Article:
NRL News

Scotland Yard apologises for wrongfully threatening to arrest women in prayer vigil at London abortion facility

by | Jun 12, 2014


By Dr. Peter Saunders

Editor’s note. Dr. Saunders is a former general surgeon and is CEO of Christian Medical Fellowship, a UK-based organization with 4,500 UK doctors and 1,000 medical students as members.

New Scotland YardThe Metropolitan police have apologised for wrongfully threatening to arrest pro-life campaigners for holding a prayer vigil outside a London abortion facility.

Police used a draconian ‘riot law’ legislation usually employed to disperse rioters and football hooligans to force the three women to move away from the BPAS clinic in Twickenham.

Officers issued the group with Section 14 Public Order Act notices on grounds that they posed a ‘serious risk of disruption to the life of the community’.

But the Metropolitan Police later admitted its officers had made a mistake and said the ‘riot law’ should not have been used.

The protesters, members of the Good Counsel Network (GCN), said they were acting within the law and only spoke to women who are willing to talk.

Justyna Pasek, 33, said she felt like a criminal when her small team was stopped by the police.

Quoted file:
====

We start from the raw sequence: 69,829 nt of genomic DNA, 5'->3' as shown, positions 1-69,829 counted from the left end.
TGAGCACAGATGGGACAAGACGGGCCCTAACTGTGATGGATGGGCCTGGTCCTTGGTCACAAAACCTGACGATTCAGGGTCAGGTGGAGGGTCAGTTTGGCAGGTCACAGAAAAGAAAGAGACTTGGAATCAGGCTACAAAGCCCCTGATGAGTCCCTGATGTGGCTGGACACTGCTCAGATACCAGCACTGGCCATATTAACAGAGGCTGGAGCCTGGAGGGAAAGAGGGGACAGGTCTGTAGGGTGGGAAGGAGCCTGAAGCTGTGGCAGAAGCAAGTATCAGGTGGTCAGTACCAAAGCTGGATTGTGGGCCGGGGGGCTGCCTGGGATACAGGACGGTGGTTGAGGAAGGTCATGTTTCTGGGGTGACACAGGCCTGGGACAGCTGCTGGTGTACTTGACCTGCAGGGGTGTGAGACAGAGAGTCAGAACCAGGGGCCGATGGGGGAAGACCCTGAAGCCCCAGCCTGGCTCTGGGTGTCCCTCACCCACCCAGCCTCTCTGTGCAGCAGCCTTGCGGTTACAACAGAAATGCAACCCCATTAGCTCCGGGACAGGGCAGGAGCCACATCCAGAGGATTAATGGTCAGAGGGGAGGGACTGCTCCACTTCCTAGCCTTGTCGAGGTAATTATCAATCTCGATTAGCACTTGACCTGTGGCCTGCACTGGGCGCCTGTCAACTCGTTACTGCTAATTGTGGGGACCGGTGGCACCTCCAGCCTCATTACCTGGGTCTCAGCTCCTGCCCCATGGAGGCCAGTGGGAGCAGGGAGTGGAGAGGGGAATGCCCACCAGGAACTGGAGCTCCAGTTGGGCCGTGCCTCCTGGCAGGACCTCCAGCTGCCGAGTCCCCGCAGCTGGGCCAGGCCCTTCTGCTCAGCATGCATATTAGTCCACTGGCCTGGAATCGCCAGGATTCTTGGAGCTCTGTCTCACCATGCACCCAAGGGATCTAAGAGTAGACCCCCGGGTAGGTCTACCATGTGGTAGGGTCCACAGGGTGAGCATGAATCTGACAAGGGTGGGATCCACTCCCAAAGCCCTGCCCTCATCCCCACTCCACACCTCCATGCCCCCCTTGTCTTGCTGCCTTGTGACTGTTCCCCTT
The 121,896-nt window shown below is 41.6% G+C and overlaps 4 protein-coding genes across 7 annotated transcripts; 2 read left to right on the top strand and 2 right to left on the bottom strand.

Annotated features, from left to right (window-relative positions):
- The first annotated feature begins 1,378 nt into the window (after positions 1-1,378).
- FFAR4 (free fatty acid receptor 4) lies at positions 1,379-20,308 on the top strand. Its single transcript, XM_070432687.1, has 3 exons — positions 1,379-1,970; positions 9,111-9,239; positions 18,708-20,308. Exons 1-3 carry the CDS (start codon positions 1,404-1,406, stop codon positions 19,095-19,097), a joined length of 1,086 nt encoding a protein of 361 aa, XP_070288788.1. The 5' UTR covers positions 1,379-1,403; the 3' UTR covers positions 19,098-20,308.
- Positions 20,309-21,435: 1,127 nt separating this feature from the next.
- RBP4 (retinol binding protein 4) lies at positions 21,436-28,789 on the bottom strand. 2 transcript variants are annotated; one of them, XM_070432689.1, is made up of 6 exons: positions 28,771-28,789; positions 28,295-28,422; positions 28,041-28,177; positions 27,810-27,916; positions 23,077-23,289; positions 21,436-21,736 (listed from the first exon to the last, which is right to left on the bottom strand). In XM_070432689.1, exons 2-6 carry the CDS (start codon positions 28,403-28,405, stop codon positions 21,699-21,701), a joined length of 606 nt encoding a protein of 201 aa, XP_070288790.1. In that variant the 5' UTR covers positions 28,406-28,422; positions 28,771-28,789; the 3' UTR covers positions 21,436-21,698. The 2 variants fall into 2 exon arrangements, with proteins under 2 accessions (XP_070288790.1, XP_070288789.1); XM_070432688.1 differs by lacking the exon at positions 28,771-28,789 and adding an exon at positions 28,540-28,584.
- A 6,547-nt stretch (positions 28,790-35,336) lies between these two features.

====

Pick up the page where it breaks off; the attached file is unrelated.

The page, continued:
‘We hand out leaflets to pregnant women and speak to women who want to speak to us,’ she said, adding: ‘We don’t chase after women, we don’t stop anyone from going into the clinic and we never block the gates.

‘We just pray all the time and hand out leaflets. But we were made to feel like criminals when the police forced us to move away from the clinic. The officers were very aggressive and I felt very harassed and mistreated by them.’

‘I thought this was a free country, but this reminds me of the communist rule I used to live under when I was a little girl in Poland.’

A Scotland Yard spokesman said: ‘We have acknowledged the concerns raised by those affected by our actions. Following a review of the decisions taken on those days, we now acknowledge that the implementation of Section 14 notices under the Public Order Act 1986 was incorrect.’

It is bitterly ironic, at a time when doctors involved in sex selection abortions or illegal pre-signing are not being prosecuted, that police are instead misusing the law to intimidate peaceful protesters.

It is reminder that police can themselves be affected by societal prejudice in their judgements and of how commonplace abortion has become.

It seems not matter what the law says. Whilst those who blatantly disregard the Abortion Act get off scot-free, those who protest about the injustice risk police intimidation and arrest.

There have been over eight million abortions in Britain since the passing of the Abortion Act in 1967.

But during this time there has been only one successful prosecution for illegal abortion, in spite of the fact that 98% of abortions are technically illegal.

Editor’s note. This appeared at

Categories: Pro-Lifers